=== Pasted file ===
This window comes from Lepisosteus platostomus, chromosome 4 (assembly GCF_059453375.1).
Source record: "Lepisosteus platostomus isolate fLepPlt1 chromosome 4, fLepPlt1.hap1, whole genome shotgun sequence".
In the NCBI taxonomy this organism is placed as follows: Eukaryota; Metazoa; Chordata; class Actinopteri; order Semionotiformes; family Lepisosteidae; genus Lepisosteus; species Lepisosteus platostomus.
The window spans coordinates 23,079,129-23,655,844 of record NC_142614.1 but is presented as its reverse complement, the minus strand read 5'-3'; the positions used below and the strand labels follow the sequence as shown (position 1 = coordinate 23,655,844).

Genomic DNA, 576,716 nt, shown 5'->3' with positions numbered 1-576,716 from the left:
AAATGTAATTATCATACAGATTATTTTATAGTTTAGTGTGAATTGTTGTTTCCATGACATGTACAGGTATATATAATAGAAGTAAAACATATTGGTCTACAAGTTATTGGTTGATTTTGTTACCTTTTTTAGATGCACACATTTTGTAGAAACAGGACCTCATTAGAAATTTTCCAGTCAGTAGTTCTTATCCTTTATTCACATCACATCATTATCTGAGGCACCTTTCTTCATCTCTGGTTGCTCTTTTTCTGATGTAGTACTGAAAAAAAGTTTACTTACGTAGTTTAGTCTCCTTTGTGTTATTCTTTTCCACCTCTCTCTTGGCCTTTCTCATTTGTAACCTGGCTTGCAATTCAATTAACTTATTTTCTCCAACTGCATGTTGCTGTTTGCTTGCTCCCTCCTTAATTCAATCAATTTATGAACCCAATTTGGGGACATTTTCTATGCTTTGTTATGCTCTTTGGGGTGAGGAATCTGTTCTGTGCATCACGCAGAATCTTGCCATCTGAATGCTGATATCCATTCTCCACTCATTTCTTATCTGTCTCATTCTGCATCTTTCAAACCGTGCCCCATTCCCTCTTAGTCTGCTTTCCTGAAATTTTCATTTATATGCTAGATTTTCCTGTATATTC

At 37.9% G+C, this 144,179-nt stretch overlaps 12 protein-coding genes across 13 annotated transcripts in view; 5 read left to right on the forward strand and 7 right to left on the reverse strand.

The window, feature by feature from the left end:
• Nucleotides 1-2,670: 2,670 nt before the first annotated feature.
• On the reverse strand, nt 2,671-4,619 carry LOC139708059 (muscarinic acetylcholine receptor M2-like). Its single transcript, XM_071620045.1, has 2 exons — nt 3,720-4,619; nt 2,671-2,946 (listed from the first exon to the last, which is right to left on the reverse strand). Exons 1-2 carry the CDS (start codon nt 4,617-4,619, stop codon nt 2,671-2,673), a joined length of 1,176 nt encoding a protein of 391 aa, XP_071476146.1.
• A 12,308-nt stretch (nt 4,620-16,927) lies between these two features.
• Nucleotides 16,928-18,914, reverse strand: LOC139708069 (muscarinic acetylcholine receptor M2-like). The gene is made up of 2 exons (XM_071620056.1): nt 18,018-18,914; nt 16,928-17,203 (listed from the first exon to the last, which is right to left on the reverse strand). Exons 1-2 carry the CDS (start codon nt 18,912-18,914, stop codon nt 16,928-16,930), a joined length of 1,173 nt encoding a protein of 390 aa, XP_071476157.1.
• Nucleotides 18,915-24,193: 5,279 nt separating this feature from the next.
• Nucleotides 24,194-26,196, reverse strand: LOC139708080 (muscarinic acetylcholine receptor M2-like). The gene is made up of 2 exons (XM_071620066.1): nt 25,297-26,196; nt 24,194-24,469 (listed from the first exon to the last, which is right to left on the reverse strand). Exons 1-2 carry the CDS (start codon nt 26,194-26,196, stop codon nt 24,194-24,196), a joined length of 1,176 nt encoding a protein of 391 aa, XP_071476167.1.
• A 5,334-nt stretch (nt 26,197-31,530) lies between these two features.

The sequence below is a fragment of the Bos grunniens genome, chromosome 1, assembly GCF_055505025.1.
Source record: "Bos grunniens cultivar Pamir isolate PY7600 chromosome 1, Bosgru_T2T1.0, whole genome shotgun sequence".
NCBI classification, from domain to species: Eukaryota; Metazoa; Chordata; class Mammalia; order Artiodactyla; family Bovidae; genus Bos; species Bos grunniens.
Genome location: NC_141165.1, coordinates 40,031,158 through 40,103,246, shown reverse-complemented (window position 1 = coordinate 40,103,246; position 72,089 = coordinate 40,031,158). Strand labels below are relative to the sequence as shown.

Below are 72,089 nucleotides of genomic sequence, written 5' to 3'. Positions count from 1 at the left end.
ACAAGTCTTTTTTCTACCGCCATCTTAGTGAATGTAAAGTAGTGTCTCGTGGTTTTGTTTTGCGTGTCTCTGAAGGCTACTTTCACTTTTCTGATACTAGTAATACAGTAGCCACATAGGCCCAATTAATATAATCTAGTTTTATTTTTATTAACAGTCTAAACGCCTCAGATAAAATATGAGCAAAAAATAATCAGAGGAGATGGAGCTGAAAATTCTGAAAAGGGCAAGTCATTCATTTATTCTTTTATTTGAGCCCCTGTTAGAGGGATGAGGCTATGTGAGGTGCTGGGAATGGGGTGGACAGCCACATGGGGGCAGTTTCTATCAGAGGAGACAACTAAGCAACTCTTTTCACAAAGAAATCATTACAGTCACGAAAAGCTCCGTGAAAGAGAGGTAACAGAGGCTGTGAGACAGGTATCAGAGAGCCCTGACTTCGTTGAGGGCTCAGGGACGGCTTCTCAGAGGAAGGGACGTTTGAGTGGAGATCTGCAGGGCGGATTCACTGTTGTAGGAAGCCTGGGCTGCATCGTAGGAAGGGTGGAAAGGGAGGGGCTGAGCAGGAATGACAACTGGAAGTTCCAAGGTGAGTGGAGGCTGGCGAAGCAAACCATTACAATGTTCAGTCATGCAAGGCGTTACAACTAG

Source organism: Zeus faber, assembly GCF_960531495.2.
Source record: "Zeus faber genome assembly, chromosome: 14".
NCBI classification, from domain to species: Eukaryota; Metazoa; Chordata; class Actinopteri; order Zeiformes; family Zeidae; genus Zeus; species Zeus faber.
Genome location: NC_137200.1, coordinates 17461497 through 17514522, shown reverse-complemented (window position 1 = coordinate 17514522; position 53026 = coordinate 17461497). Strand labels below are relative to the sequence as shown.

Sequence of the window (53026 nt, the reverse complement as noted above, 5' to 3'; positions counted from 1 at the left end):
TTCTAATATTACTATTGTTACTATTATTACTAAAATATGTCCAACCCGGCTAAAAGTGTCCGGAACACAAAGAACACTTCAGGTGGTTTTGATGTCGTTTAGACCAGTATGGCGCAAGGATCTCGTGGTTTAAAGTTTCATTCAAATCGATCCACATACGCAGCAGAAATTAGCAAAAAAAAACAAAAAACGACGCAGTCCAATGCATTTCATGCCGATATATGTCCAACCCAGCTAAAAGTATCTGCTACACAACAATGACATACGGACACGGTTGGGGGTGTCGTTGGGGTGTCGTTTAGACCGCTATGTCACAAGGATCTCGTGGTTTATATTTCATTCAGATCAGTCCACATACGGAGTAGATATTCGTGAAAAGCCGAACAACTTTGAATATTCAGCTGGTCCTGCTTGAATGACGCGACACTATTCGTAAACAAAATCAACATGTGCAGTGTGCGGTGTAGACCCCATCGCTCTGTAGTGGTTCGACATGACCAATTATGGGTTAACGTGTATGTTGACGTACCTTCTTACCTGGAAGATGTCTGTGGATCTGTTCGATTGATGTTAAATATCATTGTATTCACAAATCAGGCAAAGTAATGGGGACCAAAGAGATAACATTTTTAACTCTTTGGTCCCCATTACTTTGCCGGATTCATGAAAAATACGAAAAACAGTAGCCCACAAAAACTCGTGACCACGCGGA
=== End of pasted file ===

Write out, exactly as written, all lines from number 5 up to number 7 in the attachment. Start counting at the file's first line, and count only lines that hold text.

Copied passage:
Genomic DNA, 576,716 nt, shown 5'->3' with positions numbered 1-576,716 from the left:
AAATGTAATTATCATACAGATTATTTTATAGTTTAGTGTGAATTGTTGTTTCCATGACATGTACAGGTATATATAATAGAAGTAAAACATATTGGTCTACAAGTTATTGGTTGATTTTGTTACCTTTTTTAGATGCACACATTTTGTAGAAACAGGACCTCATTAGAAATTTTCCAGTCAGTAGTTCTTATCCTTTATTCACATCACATCATTATCTGAGGCACCTTTCTTCATCTCTGGTTGCTCTTTTTCTGATGTAGTACTGAAAAAAAGTTTACTTACGTAGTTTAGTCTCCTTTGTGTTATTCTTTTCCACCTCTCTCTTGGCCTTTCTCATTTGTAACCTGGCTTGCAATTCAATTAACTTATTTTCTCCAACTGCATGTTGCTGTTTGCTTGCTCCCTCCTTAATTCAATCAATTTATGAACCCAATTTGGGGACATTTTCTATGCTTTGTTATGCTCTTTGGGGTGAGGAATCTGTTCTGTGCATCACGCAGAATCTTGCCATCTGAATGCTGATATCCATTCTCCACTCATTTCTTATCTGTCTCATTCTGCATCTTTCAAACCGTGCCCCATTCCCTCTTAGTCTGCTTTCCTGAAATTTTCATTTATATGCTAGATTTTCCTGTATATTC

At 37.9% G+C, this 144,179-nt stretch overlaps 12 protein-coding genes across 13 annotated transcripts in view; 5 read left to right on the forward strand and 7 right to left on the reverse strand.